As the founder of Lumos Transforms and creator of The Resilience Toolkit, Nkem Ndefo oversees the development and implementation of programs that reduce stress and build resilience for individuals and organizations throughout the US. We dive into:

  • Challenging organizations and individuals to be change ready

  • The zone of proximal development

  • Self-care vs self-indulgence

learn more about THE resilience toolkit from lumos transforms


  • “I don’t heal anybody; people heal themselves. I can be your guide, I can be your accomplice, I can provide a piece of information or skills, but ultimately the will and transformation is not mine to do.”

  • “Trauma is a root issue that offers us an opportunity to make some big change.”

  • “My particular type of trauma has taught me to go big, because there were places where I couldn’t trust humans - so I had to trust bigger.”

  • “That fight, that struggle is important - but that’s not where we’re doing our best thinking or creative envisioning. It’s not where we connect deeply in warm and interpersonal spaces, and so while we may need it, the solutions that we come up with in that mode are going to just replicate it. I don’t want to live in a fight world.”

  • “Is your organization change ready? Are you personally change ready?  Because so many people jump into it and then they have not asked themselves, ‘What does it mean to be change ready? Am i resourced enough for the kind of change that I’m talking about? Because if not, you gotta scale back the kind of change that you want to accomplish - or you better change the way you’re resourcing yourself. And I don’t mean you as one person, but also as a collective.”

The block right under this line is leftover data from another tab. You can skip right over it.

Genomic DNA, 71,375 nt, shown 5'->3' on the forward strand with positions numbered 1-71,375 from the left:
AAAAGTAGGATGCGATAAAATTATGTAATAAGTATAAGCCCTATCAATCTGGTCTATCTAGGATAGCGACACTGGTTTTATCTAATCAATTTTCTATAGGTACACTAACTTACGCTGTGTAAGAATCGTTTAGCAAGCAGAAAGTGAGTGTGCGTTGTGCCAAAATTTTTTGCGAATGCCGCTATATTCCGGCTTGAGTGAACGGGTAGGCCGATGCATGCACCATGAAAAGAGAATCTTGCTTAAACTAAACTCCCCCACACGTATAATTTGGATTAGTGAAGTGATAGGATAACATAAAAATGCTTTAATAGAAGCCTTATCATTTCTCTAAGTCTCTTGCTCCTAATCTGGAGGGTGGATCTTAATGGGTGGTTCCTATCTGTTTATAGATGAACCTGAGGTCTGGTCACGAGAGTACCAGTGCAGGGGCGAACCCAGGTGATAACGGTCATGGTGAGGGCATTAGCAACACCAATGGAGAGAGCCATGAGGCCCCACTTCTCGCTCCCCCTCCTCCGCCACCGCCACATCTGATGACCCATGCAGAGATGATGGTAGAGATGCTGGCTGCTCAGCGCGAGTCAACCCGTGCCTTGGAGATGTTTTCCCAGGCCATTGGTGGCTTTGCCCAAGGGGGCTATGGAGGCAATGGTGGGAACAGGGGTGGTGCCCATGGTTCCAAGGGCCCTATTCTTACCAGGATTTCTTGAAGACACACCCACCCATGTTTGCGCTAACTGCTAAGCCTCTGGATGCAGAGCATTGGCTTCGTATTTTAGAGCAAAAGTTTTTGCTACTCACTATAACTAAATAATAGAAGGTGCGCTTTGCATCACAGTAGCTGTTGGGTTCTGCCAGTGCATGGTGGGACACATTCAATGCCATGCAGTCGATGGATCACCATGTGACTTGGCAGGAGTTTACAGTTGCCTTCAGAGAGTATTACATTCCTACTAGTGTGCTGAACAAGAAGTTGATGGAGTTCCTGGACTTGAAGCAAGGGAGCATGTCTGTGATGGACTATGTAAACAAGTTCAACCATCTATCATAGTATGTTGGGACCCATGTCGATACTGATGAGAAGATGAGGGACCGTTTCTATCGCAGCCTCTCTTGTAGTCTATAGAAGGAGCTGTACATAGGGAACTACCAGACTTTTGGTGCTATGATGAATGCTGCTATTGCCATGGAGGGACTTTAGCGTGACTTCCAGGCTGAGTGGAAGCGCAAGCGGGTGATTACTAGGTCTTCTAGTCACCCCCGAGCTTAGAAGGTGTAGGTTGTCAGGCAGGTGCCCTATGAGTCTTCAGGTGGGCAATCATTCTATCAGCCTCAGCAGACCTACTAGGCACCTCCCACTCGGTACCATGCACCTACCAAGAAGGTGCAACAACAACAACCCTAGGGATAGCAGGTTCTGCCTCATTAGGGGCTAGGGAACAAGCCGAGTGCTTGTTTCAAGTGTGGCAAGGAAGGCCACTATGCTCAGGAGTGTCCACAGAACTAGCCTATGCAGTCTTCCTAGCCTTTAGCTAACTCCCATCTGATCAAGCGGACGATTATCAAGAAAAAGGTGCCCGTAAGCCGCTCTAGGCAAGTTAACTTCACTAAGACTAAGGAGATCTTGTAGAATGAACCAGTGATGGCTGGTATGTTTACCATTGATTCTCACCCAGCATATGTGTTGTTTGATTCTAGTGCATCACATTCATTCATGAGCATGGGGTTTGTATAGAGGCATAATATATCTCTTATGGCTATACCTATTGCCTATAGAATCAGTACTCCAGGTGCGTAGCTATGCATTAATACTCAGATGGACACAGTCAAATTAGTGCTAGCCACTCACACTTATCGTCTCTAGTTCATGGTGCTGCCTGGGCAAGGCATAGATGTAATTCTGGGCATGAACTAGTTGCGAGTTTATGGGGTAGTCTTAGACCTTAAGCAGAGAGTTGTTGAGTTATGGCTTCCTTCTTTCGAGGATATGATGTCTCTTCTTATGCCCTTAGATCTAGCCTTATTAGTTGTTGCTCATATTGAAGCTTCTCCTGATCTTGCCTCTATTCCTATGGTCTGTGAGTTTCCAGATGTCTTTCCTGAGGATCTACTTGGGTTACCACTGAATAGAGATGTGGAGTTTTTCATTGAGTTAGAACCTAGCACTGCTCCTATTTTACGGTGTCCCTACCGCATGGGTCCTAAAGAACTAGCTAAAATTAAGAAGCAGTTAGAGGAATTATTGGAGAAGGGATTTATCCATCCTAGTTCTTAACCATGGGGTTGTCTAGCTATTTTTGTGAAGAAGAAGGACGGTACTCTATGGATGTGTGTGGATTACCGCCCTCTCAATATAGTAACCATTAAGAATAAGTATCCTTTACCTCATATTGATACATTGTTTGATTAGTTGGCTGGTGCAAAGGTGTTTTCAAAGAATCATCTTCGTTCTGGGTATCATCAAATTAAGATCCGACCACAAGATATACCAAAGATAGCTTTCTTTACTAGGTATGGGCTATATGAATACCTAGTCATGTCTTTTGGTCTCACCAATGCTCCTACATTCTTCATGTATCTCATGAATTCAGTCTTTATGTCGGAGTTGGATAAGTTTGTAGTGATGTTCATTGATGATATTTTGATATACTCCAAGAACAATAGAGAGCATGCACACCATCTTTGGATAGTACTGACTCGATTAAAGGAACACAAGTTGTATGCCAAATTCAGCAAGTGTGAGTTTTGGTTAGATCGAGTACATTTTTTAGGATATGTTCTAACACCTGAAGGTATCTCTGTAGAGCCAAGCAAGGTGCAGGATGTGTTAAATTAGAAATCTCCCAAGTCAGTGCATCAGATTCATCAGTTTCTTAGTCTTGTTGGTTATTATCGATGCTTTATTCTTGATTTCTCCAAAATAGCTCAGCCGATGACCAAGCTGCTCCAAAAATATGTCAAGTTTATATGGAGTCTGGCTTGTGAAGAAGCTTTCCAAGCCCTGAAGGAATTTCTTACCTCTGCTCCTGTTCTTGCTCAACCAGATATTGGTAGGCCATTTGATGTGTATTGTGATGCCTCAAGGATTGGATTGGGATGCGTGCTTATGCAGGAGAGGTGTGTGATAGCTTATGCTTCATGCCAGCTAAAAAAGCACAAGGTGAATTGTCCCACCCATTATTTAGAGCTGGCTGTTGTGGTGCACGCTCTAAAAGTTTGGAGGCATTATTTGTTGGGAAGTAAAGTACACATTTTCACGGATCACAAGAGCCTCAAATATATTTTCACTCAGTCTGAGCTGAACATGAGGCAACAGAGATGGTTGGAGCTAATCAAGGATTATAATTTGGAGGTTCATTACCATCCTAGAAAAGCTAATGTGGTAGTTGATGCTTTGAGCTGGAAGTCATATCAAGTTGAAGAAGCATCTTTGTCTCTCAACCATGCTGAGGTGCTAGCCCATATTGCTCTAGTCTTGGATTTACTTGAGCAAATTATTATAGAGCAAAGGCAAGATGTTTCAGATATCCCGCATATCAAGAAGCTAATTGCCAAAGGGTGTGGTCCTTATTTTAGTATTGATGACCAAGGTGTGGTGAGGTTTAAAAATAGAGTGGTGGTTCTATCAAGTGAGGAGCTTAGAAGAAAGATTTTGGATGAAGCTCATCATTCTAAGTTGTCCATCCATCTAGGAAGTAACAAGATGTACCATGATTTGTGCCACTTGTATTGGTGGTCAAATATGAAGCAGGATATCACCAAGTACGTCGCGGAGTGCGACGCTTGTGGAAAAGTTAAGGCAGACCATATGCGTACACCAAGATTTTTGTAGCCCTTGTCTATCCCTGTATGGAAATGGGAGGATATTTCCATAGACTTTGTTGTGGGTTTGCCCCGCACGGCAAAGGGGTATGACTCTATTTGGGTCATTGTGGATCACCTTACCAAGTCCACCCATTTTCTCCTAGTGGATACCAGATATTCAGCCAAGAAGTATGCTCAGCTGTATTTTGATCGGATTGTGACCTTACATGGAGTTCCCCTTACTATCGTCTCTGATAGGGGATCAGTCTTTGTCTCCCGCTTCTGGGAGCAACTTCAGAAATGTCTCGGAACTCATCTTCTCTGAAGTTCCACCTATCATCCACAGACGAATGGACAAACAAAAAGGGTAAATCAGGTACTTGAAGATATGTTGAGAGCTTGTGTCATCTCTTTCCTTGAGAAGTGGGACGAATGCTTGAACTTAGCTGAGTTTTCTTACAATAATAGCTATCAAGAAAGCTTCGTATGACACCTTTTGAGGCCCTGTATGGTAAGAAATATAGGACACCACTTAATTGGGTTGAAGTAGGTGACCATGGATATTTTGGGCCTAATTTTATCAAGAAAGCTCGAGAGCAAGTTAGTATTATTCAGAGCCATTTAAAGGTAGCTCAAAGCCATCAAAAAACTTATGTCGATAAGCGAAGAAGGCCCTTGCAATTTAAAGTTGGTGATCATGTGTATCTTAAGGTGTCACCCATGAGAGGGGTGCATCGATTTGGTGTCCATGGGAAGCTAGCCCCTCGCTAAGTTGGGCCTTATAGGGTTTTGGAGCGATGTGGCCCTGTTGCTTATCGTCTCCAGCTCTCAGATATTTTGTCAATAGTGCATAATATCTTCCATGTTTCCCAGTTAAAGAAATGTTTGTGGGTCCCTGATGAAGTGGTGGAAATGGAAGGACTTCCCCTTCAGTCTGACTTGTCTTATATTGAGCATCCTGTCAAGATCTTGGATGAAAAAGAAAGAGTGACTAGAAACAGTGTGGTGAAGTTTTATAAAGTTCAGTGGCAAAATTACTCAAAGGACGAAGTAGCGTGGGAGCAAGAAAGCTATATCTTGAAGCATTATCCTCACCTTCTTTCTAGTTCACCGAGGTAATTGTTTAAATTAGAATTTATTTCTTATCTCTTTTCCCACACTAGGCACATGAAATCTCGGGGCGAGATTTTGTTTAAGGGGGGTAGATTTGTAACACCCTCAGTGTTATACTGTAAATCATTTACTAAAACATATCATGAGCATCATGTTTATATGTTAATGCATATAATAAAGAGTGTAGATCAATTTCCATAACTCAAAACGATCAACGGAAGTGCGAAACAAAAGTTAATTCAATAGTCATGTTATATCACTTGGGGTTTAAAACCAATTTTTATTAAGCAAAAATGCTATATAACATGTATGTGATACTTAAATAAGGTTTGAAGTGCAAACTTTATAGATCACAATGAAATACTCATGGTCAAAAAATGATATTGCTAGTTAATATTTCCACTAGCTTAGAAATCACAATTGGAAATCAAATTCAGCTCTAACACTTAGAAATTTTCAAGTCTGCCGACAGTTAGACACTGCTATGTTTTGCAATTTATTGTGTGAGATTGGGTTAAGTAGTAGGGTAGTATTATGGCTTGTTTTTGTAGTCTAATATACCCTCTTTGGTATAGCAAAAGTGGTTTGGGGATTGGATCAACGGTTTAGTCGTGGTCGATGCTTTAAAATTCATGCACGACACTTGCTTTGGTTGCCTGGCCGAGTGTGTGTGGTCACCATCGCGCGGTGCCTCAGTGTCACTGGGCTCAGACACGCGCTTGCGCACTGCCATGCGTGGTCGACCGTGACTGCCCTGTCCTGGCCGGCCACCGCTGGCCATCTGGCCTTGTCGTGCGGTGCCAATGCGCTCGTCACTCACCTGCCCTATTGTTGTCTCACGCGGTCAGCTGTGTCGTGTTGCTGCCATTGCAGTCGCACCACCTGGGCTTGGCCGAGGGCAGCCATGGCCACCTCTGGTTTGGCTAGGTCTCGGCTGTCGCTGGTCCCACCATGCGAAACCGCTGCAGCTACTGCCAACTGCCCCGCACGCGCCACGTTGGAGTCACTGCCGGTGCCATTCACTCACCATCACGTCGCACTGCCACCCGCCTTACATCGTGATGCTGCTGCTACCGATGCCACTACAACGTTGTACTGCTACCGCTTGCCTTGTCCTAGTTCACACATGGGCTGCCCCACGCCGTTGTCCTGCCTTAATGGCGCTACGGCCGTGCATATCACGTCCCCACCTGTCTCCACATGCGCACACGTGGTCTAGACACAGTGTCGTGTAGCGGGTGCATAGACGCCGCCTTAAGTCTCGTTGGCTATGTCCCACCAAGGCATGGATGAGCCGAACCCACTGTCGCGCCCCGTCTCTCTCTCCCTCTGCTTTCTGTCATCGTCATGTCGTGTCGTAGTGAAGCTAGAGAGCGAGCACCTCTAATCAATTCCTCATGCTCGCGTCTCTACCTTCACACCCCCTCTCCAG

• “People want this big change, but they jump into and fall apart because they didn’t concentrate on the resourcing and the change readiness that needs to happen.”

  • The Zone of Proximal Development: If something’s too easy it’s boring, but if it’s too hard and you’re crying and overwhelmed and you freeze and get stuck, neither of those are good.

  • “Self-care is learning how to read your own signs and knowing when it’s okay to push, and when it’s okay to rest. When you’re resting, make sure it’s effective. Because a lot of the things we call rest and recovery are not. We disconnect, we zone out, or some people when they meditate or do yoga they are very disembodied. Dishwashing can be self-care if it truly restores and rejuvenates you and so the question is how do you know? How do you know how it’s doing that?”

  • “The Resilience Toolkit is about teaching people how to read their own nervous system. There are definite signs of when you’re stressed and when you’re not, but it’s super important to know when you’re stressed, how stressed you are, and when you’re relaxed. What does it look like? And to be able to evaluate whatever it is that you’re doing. Your signs may be muscle tension, but where is the muscle tension? So there’s a whole host of signs to watch for so i think that framing is really important.”

  • “A lot of time people confuse self-indulgence with self-care. There’s no judgement; it’s just that’s what it is. Some people escape in ice cream, Netflix, instagram, heroine. It’s escapism.”